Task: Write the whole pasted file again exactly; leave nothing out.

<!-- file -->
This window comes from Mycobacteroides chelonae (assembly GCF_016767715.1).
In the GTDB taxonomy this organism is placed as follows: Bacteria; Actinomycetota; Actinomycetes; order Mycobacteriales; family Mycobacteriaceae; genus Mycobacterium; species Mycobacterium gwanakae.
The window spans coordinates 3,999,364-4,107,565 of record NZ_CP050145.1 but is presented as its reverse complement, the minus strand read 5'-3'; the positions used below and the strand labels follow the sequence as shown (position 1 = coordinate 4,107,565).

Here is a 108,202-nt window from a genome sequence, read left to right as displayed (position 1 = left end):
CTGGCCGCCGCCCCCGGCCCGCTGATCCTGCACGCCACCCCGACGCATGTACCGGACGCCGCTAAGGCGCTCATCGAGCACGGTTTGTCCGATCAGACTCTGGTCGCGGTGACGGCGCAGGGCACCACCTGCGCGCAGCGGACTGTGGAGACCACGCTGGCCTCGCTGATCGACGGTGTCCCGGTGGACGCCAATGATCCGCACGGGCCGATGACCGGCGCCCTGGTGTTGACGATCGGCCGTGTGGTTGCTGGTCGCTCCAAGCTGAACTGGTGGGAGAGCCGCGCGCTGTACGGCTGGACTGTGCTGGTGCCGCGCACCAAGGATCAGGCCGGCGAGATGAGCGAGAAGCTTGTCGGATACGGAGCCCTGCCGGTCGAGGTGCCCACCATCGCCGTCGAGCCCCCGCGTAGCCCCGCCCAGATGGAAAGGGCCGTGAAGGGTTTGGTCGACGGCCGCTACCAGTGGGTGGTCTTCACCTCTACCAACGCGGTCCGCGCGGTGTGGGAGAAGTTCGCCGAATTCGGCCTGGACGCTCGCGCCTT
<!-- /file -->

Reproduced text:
This window comes from Mycobacteroides chelonae (assembly GCF_016767715.1).
In the GTDB taxonomy this organism is placed as follows: Bacteria; Actinomycetota; Actinomycetes; order Mycobacteriales; family Mycobacteriaceae; genus Mycobacterium; species Mycobacterium gwanakae.
The window spans coordinates 3,999,364-4,107,565 of record NZ_CP050145.1 but is presented as its reverse complement, the minus strand read 5'-3'; the positions used below and the strand labels follow the sequence as shown (position 1 = coordinate 4,107,565).

Here is a 108,202-nt window from a genome sequence, read left to right as displayed (position 1 = left end):
CTGGCCGCCGCCCCCGGCCCGCTGATCCTGCACGCCACCCCGACGCATGTACCGGACGCCGCTAAGGCGCTCATCGAGCACGGTTTGTCCGATCAGACTCTGGTCGCGGTGACGGCGCAGGGCACCACCTGCGCGCAGCGGACTGTGGAGACCACGCTGGCCTCGCTGATCGACGGTGTCCCGGTGGACGCCAATGATCCGCACGGGCCGATGACCGGCGCCCTGGTGTTGACGATCGGCCGTGTGGTTGCTGGTCGCTCCAAGCTGAACTGGTGGGAGAGCCGCGCGCTGTACGGCTGGACTGTGCTGGTGCCGCGCACCAAGGATCAGGCCGGCGAGATGAGCGAGAAGCTTGTCGGATACGGAGCCCTGCCGGTCGAGGTGCCCACCATCGCCGTCGAGCCCCCGCGTAGCCCCGCCCAGATGGAAAGGGCCGTGAAGGGTTTGGTCGACGGCCGCTACCAGTGGGTGGTCTTCACCTCTACCAACGCGGTCCGCGCGGTGTGGGAGAAGTTCGCCGAATTCGGCCTGGACGCTCGCGCCTT